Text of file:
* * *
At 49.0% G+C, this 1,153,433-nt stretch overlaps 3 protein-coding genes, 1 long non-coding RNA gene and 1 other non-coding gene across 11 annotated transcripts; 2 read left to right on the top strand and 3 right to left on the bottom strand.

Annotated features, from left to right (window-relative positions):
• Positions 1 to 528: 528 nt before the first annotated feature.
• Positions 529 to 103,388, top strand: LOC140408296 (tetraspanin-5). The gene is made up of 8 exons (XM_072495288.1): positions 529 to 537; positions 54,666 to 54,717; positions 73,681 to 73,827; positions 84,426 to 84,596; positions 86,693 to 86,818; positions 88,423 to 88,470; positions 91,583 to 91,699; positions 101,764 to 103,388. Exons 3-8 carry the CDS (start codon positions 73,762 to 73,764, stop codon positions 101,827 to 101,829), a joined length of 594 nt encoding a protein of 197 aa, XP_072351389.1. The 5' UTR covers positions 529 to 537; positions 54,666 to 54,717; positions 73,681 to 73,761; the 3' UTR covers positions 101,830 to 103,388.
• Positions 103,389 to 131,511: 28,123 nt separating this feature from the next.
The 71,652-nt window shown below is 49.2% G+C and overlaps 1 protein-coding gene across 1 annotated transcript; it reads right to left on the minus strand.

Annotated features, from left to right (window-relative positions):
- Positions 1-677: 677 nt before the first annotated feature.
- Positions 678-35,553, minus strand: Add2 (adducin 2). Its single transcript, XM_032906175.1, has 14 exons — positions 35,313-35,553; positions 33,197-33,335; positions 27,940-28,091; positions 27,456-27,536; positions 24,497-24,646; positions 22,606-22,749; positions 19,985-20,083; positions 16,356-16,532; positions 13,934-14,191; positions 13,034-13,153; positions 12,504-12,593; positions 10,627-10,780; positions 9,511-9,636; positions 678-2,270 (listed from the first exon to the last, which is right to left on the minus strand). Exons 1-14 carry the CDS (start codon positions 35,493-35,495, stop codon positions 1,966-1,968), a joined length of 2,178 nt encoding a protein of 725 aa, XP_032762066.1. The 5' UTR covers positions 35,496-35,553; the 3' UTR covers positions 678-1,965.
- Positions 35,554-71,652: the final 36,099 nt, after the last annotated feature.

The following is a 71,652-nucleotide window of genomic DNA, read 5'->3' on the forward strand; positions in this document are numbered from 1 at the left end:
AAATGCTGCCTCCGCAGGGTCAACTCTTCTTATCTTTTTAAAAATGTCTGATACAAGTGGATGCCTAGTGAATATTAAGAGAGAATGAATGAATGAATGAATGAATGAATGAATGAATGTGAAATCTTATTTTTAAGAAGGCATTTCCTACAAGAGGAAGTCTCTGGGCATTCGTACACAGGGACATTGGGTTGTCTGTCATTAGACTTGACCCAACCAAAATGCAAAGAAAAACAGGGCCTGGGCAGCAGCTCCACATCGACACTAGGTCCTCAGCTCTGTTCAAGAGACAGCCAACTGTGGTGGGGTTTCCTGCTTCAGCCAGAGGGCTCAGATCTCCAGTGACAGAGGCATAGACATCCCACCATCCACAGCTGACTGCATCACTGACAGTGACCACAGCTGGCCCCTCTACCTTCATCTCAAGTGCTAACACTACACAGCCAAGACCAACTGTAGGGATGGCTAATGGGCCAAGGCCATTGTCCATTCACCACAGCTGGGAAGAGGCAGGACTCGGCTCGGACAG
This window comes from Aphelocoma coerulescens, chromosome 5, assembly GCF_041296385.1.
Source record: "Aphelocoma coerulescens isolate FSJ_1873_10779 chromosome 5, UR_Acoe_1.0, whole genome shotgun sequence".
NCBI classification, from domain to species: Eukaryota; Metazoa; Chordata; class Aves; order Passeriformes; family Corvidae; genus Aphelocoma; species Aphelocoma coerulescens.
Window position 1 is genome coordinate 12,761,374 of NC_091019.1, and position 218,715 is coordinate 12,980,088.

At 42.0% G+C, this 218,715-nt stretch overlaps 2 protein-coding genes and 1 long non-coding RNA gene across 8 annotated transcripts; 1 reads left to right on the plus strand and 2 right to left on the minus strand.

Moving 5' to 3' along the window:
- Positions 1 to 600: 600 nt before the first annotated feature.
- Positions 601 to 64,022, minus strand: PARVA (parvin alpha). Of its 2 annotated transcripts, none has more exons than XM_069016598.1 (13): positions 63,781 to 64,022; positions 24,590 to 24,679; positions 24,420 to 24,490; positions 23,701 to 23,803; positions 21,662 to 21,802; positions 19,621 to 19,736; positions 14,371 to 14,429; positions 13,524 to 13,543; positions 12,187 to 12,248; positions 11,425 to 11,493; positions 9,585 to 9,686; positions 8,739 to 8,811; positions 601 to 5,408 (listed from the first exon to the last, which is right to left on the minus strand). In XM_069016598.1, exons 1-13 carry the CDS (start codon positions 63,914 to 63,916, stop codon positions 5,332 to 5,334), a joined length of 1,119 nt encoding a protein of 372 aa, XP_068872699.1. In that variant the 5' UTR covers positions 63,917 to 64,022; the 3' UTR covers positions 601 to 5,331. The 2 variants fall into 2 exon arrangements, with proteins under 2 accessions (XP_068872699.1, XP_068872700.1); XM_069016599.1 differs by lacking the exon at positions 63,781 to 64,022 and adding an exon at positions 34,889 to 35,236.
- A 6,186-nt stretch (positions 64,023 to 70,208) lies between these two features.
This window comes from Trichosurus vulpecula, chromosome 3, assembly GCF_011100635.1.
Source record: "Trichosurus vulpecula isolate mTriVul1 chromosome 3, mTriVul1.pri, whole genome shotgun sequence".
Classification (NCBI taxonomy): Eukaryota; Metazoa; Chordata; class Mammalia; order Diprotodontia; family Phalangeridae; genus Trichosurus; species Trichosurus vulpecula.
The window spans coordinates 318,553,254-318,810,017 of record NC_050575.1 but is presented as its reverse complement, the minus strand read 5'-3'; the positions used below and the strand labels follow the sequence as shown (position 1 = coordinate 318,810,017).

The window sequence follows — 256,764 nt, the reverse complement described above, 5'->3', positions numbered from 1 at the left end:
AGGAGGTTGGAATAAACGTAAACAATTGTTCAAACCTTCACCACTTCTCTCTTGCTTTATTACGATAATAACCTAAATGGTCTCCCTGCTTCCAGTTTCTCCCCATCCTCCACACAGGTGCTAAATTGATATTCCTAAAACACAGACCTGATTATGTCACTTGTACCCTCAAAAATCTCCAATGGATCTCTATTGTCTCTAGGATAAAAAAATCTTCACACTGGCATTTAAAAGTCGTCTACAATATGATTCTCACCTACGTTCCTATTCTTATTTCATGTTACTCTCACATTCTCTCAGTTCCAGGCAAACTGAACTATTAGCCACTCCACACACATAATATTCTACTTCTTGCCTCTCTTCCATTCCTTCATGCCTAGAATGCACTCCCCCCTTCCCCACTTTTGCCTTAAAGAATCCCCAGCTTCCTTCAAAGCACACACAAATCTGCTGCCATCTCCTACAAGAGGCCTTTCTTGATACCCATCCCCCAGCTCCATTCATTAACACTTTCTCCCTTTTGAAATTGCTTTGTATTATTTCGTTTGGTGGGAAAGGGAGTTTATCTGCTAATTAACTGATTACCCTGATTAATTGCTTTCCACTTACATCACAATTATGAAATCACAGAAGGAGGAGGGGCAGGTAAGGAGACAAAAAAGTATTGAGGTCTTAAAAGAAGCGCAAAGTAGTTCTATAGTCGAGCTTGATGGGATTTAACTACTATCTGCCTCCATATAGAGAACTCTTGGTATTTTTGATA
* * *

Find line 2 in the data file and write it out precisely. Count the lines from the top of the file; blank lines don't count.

Annotated features, from left to right (window-relative positions):